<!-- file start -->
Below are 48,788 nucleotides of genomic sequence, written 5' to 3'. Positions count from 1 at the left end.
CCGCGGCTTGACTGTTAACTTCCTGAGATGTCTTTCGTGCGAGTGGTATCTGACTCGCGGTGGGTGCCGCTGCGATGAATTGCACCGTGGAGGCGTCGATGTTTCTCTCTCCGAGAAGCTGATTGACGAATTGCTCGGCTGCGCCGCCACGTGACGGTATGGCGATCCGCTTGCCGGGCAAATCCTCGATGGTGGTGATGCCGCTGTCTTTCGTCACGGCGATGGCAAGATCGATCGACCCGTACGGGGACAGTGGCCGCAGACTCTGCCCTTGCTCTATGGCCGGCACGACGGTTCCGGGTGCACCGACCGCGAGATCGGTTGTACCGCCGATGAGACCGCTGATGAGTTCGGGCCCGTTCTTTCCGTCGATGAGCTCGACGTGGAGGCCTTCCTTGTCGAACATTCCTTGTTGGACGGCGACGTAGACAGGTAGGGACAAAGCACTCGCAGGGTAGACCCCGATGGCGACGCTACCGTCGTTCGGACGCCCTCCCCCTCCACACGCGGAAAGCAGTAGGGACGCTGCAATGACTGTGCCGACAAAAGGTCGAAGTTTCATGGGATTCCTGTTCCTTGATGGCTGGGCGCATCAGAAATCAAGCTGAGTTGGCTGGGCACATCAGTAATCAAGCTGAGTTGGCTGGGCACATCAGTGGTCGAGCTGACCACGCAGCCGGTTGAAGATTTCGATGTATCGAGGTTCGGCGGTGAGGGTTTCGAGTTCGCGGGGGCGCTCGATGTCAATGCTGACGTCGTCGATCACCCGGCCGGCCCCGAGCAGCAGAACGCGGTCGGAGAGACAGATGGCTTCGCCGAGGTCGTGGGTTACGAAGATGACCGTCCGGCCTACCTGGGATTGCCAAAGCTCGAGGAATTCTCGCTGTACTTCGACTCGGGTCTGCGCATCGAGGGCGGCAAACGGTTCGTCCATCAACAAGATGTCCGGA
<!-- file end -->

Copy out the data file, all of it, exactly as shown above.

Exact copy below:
Below are 48,788 nucleotides of genomic sequence, written 5' to 3'. Positions count from 1 at the left end.
CCGCGGCTTGACTGTTAACTTCCTGAGATGTCTTTCGTGCGAGTGGTATCTGACTCGCGGTGGGTGCCGCTGCGATGAATTGCACCGTGGAGGCGTCGATGTTTCTCTCTCCGAGAAGCTGATTGACGAATTGCTCGGCTGCGCCGCCACGTGACGGTATGGCGATCCGCTTGCCGGGCAAATCCTCGATGGTGGTGATGCCGCTGTCTTTCGTCACGGCGATGGCAAGATCGATCGACCCGTACGGGGACAGTGGCCGCAGACTCTGCCCTTGCTCTATGGCCGGCACGACGGTTCCGGGTGCACCGACCGCGAGATCGGTTGTACCGCCGATGAGACCGCTGATGAGTTCGGGCCCGTTCTTTCCGTCGATGAGCTCGACGTGGAGGCCTTCCTTGTCGAACATTCCTTGTTGGACGGCGACGTAGACAGGTAGGGACAAAGCACTCGCAGGGTAGACCCCGATGGCGACGCTACCGTCGTTCGGACGCCCTCCCCCTCCACACGCGGAAAGCAGTAGGGACGCTGCAATGACTGTGCCGACAAAAGGTCGAAGTTTCATGGGATTCCTGTTCCTTGATGGCTGGGCGCATCAGAAATCAAGCTGAGTTGGCTGGGCACATCAGTAATCAAGCTGAGTTGGCTGGGCACATCAGTGGTCGAGCTGACCACGCAGCCGGTTGAAGATTTCGATGTATCGAGGTTCGGCGGTGAGGGTTTCGAGTTCGCGGGGGCGCTCGATGTCAATGCTGACGTCGTCGATCACCCGGCCGGCCCCGAGCAGCAGAACGCGGTCGGAGAGACAGATGGCTTCGCCGAGGTCGTGGGTTACGAAGATGACCGTCCGGCCTACCTGGGATTGCCAAAGCTCGAGGAATTCTCGCTGTACTTCGACTCGGGTCTGCGCATCGAGGGCGGCAAACGGTTCGTCCATCAACAAGATGTCCGGA